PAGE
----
I’m not one for “trend-spotting” in marketing, but it’s hard to ignore the pendulum swinging between transactional marketing and longer-term brand-building initiatives.
Last summer, the travel giant Expedia made a bold announcement when they said they planned to move away from being “transactionally-focused” to building “longer-lasting direct relationships with loyal high-lifetime value customers.”
For the record, I think prioritizing customer loyalty over individual transactions is absolutely the right move. But I also think there’s another question at play here. Instead of making those dramatic pendulum swings, how do we find the sweet spot between the two?
The common denominator here is relevance. Specifically, the role of customer relevance in all aspects of marketing–from the most transactional channels to those with the ability to create deeper connections with customers and prospects.
What’s Old Is New Again
The idea of marketing relevance is not new–it’s just become harder to retain.
When I was at Young & Rubicam, there was a division of the company that created a model called the Brand Asset Valuator (BAV). It connects the value of a brand to its actual financial value and future potential. To date, the Valuator has evaluated over 13,000 brands through the lens of four individual pillars–Differentiation, Relevance, Esteem, and Knowledge. Combined, these pillars show the holistic picture of a brand’s health.
The common denominator here is relevance.
Of those pillars, Differentiation is the most important. And this makes sense–differentiation is how brands are born. Relevance is second in line with BAV’s model. If a brand isn’t appropriate for and meaningful to its consumers, it isn’t going to attract and keep them–and BAV shows there’s a clear correlation between relevance and a brand’s ability to penetrate and sustain its position in the market.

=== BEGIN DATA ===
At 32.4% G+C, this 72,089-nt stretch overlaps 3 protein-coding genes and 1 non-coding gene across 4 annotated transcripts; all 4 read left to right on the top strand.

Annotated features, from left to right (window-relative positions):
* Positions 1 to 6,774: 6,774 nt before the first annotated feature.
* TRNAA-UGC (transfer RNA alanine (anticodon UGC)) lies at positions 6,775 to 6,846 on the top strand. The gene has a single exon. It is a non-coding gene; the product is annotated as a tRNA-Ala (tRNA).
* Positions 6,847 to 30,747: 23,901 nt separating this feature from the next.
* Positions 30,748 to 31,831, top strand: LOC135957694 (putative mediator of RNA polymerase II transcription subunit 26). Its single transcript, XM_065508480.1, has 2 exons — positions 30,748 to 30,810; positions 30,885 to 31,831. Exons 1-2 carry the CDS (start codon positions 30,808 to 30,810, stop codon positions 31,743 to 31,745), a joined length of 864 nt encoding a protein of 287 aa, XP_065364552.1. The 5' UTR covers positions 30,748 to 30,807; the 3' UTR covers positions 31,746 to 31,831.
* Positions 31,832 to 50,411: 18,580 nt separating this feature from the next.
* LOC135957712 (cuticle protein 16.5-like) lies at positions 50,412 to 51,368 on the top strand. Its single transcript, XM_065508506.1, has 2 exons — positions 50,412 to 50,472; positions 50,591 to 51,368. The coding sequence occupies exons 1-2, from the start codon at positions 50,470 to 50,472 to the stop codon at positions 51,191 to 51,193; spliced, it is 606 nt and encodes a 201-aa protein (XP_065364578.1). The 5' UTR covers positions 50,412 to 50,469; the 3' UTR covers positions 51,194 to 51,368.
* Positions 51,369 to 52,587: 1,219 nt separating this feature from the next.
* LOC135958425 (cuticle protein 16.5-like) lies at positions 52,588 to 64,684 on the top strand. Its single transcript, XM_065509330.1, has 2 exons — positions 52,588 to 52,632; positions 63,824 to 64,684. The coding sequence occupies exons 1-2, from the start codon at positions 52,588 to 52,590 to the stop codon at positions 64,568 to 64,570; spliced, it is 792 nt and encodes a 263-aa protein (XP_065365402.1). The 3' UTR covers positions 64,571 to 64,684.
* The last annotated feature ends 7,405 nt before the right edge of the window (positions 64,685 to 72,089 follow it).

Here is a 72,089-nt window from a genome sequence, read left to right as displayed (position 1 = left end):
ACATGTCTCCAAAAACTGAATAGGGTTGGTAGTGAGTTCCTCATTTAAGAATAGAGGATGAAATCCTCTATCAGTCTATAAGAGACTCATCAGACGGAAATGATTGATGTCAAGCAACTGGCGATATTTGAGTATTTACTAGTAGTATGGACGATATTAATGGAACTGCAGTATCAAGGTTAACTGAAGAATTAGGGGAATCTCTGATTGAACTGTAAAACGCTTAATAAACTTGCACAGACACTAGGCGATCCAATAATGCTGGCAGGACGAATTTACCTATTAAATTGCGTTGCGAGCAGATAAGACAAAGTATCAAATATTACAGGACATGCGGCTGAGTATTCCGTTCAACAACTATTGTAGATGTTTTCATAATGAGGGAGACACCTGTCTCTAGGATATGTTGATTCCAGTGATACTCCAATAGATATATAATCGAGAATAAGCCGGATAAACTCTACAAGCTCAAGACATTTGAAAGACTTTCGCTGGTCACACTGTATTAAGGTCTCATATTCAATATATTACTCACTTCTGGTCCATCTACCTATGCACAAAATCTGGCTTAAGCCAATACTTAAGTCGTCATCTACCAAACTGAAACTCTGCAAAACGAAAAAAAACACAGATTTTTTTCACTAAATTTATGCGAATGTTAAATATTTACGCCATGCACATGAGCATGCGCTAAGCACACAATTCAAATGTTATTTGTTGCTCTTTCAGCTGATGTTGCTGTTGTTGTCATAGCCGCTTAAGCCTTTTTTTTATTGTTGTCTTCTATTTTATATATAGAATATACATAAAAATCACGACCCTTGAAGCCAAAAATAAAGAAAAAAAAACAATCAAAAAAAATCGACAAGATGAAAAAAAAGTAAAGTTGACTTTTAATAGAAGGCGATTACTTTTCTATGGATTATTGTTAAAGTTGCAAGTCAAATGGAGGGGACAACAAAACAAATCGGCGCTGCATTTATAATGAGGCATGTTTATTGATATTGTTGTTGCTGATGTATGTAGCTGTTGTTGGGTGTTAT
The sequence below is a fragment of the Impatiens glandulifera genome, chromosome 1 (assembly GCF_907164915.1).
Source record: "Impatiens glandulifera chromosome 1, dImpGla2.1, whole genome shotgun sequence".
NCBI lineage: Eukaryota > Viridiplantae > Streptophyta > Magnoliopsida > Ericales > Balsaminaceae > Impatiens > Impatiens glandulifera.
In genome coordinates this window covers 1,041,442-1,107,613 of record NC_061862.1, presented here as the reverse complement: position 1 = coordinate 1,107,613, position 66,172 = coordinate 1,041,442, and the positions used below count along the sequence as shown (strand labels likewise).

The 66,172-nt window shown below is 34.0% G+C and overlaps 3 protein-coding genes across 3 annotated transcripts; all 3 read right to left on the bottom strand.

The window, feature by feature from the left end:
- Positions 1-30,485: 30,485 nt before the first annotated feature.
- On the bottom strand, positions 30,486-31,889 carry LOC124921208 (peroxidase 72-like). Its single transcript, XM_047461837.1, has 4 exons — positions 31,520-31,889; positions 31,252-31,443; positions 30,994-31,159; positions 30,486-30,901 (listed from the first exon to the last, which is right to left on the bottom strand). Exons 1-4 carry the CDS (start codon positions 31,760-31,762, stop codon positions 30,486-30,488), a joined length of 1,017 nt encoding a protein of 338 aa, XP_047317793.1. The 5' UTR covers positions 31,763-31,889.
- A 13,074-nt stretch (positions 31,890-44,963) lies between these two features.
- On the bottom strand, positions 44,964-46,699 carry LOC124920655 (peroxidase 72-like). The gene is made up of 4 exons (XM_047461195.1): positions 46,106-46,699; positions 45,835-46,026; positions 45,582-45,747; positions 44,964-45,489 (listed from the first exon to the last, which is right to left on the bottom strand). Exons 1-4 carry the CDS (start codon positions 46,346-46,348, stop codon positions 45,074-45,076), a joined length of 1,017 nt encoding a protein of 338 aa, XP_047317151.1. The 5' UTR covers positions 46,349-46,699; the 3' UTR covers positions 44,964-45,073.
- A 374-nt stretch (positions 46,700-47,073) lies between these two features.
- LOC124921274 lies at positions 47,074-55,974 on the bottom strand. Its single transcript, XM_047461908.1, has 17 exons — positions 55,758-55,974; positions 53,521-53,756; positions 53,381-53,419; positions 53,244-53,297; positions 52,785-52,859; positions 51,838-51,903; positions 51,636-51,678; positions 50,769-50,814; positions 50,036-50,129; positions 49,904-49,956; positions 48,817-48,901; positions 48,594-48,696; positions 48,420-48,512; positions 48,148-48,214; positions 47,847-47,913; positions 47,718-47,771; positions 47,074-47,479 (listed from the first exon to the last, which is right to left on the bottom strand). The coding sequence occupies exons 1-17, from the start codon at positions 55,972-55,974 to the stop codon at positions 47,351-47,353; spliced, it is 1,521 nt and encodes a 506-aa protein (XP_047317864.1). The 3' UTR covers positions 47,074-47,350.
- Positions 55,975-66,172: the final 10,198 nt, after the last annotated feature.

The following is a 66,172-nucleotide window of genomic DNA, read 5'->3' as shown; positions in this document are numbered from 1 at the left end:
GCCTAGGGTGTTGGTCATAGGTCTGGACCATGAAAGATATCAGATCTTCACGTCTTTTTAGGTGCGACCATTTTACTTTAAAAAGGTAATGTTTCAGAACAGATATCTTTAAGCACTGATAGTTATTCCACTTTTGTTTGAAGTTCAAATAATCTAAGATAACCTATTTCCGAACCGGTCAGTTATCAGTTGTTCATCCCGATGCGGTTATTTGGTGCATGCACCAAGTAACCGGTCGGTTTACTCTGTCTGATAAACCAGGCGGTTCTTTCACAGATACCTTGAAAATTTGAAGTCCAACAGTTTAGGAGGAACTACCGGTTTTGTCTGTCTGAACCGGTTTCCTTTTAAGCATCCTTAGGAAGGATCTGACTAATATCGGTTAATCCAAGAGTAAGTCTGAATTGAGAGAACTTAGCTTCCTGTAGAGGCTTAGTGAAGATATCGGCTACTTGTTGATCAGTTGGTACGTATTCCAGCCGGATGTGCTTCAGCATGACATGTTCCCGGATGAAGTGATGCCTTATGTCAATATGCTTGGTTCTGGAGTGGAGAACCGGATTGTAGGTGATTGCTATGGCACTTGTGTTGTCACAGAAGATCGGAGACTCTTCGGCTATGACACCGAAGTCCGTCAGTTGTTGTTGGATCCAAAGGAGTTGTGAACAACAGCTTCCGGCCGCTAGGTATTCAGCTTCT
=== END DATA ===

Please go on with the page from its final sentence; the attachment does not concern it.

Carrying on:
If you’re a marketing nerd, the BAV calculator is super fun to play around with, especially when it comes to comparing brands. Head here to check it out.
We’re currently in a world where brand loyalty has been redefined by relevance. Consumers are now making purchases based on their rapidly-changing needs. How relevant a brand might be to those needs at a particular moment in time–both in the brand’s lifecycle as well as the moment on the prospect’s buying journey–is key to its success.
With that in mind, how can we fine-tune our marketing strategy to ensure customer relevance is always at the forefront, no matter what we’ve got in our marketing mix?
Checking In With Our Customers, Ourselves
What’s the best way to determine if something is relevant? You check in with your customers. And I’m suggesting that we set up two mechanisms for checking in: one where we’re being introspective about our brand’s lifecycle, and one that’s about the prospect’s journey. Here’s an example of how I’ve seen this play out from a brand life cycle perspective.
I used to work with a fintech brand that built a system for measuring customer usage on their platform. The system was set up to advise them when a customer went more than a month without using the platform. Those advisories were then collected and sent to a customer service team, who would follow up with the client to understand the reason behind the low usage and offer support and resources if needed.
If we dig deeper, though, we can see the relevance of “glitch.” This company was a small player in a sector dominated by an 800-lb gorilla brand. Their customers had to choose between them and a big brand with an even bigger reputation. Typically, they’d choose my client because they were less expensive. But, was the price the most relevant variable driving loyalty and retention?
Here’s how relevance played out in this case: the company provided a lower-cost option for credit analysis on public companies, while their own clients were SMBs who worked with thousands of smaller privately-held vendors.
Personalization often gets mistaken for relevance.
How many of these SMBs are bought from large, publicly-traded companies? A bunch–particularly large manufacturers, suppliers, and energy companies. So, while they were the preferred brand based on price, many customers couldn’t get credit data from privately-held companies. That left the value of their offer incomplete to many of these SMBs. A bit of customer exploration would have revealed the inherent limitations they faced with this price-sensitive audience.